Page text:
I’ve been dealing with a sick parrot today. When I went to get her out of her cage, she was just laying there on the bottom. She’s been sitting down there a lot, ever since laying her first eggs a month or so ago. Today, though, she didn’t get up, and it became immediately clear that something is wrong with her legs—they are mostly paralyzed and one of them developed a swelling as the day went on.
I”m so worried about her. I don’t know if she’s egg bound or if something else is going on. But now I know why she was so unnaturally quiet earlier this week—she wasn’t feeling good! Poor thing. So I’ve been towelling her and cradling her a lot, and then also letting her sleep in a small cat carrier lined with blankets and heated with one of those bean neck thingies (we don’t have a hot water bottle or heating pad, later, I’ll need to heat that up for her again). Apparently, it’s very important to keep her warm as it takes so much energy to maintain body temperature. I had to move her into the carrier because even though I put cardboard and towels down for her on the bottom of her cage, she kept crawling off them and I found her laying there, both feet just dangling through the cage floor. At least now I can keep her upstairs in the bathroom and check on her frequently. Weird thing is, she seems fairly alert, and took food out of a dropper that I offered her a few different times. She even nibbled a bit of walnut, one of her favorite foods.
My vet wasn’t in today (the one that is good with birds), but we have an appointment for early tomorrow morning, so hopefully she’ll hold on until then.
I’d been wanting to watch the documentary Fat, Sick & Nearly Dead, and was going to borrow it from a friend. Until I discovered last night that it was available on Netflix. I watched it with the kids today on a lazy Saturday afternoon before being sucked into going out into the pre-4th crowds to go grocery shopping.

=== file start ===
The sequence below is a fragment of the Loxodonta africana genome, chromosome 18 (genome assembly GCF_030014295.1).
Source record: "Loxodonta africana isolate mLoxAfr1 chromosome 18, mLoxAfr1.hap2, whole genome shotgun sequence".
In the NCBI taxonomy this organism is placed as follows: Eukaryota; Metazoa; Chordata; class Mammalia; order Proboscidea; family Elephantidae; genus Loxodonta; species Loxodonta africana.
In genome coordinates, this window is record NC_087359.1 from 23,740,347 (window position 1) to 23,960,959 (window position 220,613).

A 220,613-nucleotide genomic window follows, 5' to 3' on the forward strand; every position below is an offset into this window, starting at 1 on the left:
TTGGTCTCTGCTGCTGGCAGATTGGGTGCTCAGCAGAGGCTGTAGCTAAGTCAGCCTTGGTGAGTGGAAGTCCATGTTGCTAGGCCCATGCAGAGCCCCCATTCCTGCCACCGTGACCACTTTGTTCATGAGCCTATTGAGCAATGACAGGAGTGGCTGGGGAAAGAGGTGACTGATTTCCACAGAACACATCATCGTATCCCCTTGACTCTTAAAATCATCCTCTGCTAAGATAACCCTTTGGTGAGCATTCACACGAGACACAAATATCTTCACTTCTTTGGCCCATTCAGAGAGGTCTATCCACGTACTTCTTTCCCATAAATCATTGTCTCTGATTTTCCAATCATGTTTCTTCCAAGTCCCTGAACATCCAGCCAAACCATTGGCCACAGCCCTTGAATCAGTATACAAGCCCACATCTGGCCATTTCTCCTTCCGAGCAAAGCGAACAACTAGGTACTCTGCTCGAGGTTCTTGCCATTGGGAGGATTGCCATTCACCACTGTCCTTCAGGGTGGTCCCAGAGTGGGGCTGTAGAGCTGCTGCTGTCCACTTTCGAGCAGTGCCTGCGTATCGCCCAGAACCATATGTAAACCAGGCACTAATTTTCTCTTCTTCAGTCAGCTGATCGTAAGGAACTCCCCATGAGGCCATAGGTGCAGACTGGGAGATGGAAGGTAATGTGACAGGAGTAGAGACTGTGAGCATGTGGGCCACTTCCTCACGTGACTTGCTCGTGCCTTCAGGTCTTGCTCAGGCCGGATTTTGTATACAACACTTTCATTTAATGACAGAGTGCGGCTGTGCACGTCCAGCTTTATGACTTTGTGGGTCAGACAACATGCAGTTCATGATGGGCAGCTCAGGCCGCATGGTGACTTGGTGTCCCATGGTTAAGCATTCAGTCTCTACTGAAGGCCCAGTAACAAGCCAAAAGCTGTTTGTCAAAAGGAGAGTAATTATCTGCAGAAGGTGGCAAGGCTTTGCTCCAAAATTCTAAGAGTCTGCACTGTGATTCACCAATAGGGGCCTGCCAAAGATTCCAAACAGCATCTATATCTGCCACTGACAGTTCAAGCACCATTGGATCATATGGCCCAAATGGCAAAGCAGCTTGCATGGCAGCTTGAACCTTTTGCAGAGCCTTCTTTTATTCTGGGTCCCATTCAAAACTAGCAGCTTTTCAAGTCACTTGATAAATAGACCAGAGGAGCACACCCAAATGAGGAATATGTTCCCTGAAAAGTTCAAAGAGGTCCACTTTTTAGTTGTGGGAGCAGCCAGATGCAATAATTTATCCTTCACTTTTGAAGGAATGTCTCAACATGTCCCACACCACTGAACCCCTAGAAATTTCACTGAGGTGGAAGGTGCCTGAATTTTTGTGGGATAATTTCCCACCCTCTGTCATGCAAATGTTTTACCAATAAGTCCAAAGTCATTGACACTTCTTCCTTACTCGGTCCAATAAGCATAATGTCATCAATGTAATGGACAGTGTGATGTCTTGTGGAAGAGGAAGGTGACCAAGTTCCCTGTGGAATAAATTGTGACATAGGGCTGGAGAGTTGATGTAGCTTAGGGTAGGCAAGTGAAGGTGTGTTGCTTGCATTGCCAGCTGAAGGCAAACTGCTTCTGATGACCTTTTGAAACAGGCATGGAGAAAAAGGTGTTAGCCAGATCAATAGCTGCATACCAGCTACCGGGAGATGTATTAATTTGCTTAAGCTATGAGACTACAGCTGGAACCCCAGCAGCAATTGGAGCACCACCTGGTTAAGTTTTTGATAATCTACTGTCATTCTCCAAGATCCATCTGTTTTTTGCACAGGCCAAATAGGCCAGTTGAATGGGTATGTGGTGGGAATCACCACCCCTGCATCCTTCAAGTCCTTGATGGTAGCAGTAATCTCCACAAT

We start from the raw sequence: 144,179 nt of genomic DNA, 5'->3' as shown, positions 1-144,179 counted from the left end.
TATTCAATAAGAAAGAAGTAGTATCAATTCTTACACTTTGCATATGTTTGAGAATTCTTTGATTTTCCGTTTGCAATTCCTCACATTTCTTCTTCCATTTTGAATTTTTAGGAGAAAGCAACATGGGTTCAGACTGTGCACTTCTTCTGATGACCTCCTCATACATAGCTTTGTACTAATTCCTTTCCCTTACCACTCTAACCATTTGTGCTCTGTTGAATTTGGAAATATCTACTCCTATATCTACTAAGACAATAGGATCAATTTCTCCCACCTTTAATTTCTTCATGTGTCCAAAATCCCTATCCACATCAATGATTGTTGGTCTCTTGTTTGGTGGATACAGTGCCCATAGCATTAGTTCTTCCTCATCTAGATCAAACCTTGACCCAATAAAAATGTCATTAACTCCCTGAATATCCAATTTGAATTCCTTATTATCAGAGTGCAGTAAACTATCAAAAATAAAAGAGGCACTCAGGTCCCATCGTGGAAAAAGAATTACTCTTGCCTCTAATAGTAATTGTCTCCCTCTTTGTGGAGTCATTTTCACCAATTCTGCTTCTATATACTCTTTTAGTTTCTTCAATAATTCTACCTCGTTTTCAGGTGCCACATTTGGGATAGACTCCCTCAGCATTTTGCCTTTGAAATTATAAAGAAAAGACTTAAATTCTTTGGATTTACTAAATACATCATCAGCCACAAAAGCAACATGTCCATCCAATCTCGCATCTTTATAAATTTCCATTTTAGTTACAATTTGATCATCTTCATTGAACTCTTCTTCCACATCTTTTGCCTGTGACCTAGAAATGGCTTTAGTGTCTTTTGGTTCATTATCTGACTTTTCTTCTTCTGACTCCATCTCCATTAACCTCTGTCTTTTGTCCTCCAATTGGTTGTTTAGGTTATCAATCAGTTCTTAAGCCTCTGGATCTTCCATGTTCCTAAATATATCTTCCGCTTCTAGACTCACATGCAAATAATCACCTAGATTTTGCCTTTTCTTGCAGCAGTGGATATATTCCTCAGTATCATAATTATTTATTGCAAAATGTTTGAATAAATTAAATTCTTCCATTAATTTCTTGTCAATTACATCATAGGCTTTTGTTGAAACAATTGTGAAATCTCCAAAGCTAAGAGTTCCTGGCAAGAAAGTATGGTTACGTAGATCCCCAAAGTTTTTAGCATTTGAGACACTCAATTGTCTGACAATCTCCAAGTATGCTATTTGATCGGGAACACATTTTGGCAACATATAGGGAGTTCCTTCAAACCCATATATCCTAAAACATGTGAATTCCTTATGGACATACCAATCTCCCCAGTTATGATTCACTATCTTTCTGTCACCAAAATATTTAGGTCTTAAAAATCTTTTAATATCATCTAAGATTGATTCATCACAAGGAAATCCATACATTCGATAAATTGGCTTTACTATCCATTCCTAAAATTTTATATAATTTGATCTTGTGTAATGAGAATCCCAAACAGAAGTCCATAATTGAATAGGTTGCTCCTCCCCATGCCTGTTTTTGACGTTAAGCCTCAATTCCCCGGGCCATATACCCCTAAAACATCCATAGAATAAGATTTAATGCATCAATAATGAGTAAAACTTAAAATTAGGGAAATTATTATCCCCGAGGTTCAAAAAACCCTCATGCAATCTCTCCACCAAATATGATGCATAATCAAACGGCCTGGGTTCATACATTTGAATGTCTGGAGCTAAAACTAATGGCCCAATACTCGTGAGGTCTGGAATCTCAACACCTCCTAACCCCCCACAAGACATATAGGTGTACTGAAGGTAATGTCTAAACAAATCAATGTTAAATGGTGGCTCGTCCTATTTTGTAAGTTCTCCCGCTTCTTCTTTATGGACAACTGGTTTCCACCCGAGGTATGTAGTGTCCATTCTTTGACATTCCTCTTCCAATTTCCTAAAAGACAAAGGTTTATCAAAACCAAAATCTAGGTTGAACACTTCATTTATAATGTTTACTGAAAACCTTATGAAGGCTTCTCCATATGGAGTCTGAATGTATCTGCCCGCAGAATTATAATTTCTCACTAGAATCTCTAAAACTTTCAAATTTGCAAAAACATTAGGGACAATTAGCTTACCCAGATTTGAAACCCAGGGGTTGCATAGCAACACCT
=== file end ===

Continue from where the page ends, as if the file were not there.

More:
Fat, Sick & Nearly Dead is well done, has a nice pace, and just enough animated segments to break it up and keep it interesting. In short, it’s about an Australian guy who is very overweight and has an autoimmune skin condition that causes him to frequently break out in severe rashes. He’s fed up with all the different doctors and advice he’s been given, so he decides to come to America, go on a 60-day juice fast, and talk to people across America as he does it. Not only do we get to see his healthy transformation throughout the 60 days and beyond, but the film follows another guy, a morbidly obese American truck driver, who meets the Australian and decides he too needs to make a change. I love transformation stories (which is why I’m a fan of The Biggest Loser), and this is a good one.
I’d love to see a followup on both of these guys and to learn more about what they are eating in between juice fasts. Also, how healthy is this for somebody that is not overweight and doesn’t have all those fat stores to tide them over? I wonder if the DVD has any special features on it? The website doesn’t seem to have any followup features on it, nor does jointhereboot.com.
I’ve never previously considered a juice fast (I can get VERY cranky when hungry), but after watching this documentary, a 10-day juice fast with fresh organic fruits and vegetables seems like a doable thing, although I’d probably have to get a nice juicer, which isn’t happening any time soon. But it does make me want to commit to making daily green smoothies and juices in the Vitamix. It seems like it would be better to use something like the Vitamix anyway, then you don’t lose the fiber. But what do I know. Not a “juicing” expert here.
Have you tried juice fasting?